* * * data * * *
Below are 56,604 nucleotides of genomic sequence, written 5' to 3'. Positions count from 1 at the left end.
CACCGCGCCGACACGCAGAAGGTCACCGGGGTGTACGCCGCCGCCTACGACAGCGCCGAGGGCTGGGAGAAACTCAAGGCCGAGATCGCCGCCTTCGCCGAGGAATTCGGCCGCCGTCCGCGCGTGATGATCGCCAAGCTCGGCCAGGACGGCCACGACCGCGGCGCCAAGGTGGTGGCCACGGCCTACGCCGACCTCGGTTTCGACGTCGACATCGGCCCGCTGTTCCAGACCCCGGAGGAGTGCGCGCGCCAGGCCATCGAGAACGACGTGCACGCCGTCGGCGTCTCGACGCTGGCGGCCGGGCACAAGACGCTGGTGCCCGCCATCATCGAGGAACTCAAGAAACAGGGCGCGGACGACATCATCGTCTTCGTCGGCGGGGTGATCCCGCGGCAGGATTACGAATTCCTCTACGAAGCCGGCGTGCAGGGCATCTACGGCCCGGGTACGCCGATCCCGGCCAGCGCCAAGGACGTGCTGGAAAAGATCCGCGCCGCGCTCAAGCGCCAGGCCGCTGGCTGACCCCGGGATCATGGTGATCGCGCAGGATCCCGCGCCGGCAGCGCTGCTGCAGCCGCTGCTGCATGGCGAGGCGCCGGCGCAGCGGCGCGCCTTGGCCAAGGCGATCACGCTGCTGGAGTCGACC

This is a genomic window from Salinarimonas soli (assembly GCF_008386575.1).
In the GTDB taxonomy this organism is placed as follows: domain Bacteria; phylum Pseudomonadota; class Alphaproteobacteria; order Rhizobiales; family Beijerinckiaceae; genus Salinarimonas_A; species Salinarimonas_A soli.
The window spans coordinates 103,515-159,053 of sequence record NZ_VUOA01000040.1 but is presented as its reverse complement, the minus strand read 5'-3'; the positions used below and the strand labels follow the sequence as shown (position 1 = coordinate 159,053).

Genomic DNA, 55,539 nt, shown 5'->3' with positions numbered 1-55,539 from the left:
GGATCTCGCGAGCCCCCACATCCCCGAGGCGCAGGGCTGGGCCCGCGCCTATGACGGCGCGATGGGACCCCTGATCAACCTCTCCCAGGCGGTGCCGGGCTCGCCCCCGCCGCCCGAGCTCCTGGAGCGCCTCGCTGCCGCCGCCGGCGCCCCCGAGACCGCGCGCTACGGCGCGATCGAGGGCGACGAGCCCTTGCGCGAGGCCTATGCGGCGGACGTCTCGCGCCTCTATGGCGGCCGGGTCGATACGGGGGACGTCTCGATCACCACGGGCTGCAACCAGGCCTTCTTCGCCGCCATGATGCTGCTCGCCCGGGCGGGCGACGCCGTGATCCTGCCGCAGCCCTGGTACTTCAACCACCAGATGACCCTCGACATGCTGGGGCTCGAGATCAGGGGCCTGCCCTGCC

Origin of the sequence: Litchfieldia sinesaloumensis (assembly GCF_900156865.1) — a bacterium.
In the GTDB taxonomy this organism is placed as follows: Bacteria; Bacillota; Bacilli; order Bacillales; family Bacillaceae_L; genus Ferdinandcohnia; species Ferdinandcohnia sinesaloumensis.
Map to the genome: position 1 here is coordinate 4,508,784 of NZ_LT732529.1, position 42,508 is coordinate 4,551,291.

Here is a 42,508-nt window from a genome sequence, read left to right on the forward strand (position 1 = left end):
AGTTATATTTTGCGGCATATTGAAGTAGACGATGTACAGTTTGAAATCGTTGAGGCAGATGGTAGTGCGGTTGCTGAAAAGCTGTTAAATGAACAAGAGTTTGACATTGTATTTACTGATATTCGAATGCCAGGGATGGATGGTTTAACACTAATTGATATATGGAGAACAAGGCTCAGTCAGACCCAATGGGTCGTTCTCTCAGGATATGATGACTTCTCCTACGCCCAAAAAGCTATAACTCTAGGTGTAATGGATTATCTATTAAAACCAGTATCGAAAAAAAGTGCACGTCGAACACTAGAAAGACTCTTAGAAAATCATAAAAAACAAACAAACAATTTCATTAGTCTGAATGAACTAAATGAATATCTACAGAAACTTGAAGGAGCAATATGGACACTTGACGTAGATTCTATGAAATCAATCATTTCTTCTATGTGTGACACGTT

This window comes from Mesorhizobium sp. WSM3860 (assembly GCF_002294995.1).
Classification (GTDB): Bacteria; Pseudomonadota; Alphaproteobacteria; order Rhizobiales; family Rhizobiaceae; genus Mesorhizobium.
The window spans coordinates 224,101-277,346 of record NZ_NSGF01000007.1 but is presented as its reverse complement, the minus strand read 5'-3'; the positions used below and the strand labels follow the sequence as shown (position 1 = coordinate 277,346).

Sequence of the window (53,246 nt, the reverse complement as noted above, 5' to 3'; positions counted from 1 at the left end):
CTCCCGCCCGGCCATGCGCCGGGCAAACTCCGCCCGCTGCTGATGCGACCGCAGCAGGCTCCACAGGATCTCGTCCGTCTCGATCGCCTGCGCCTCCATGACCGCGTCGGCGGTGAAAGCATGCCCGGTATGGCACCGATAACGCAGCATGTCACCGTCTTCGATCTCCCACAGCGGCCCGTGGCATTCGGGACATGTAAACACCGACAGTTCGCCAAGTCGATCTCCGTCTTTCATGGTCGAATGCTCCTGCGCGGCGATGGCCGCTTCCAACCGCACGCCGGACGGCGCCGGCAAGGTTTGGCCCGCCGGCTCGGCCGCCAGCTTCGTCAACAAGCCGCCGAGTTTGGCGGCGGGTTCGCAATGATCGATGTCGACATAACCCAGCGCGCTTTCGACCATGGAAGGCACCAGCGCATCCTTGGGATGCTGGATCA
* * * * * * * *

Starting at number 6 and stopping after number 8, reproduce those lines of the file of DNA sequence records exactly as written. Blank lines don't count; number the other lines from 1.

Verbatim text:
Genomic DNA, 55,539 nt, shown 5'->3' with positions numbered 1-55,539 from the left:
GGATCTCGCGAGCCCCCACATCCCCGAGGCGCAGGGCTGGGCCCGCGCCTATGACGGCGCGATGGGACCCCTGATCAACCTCTCCCAGGCGGTGCCGGGCTCGCCCCCGCCGCCCGAGCTCCTGGAGCGCCTCGCTGCCGCCGCCGGCGCCCCCGAGACCGCGCGCTACGGCGCGATCGAGGGCGACGAGCCCTTGCGCGAGGCCTATGCGGCGGACGTCTCGCGCCTCTATGGCGGCCGGGTCGATACGGGGGACGTCTCGATCACCACGGGCTGCAACCAGGCCTTCTTCGCCGCCATGATGCTGCTCGCCCGGGCGGGCGACGCCGTGATCCTGCCGCAGCCCTGGTACTTCAACCACCAGATGACCCTCGACATGCTGGGGCTCGAGATCAGGGGCCTGCCCTGCC

Origin of the sequence: Litchfieldia sinesaloumensis (assembly GCF_900156865.1) — a bacterium.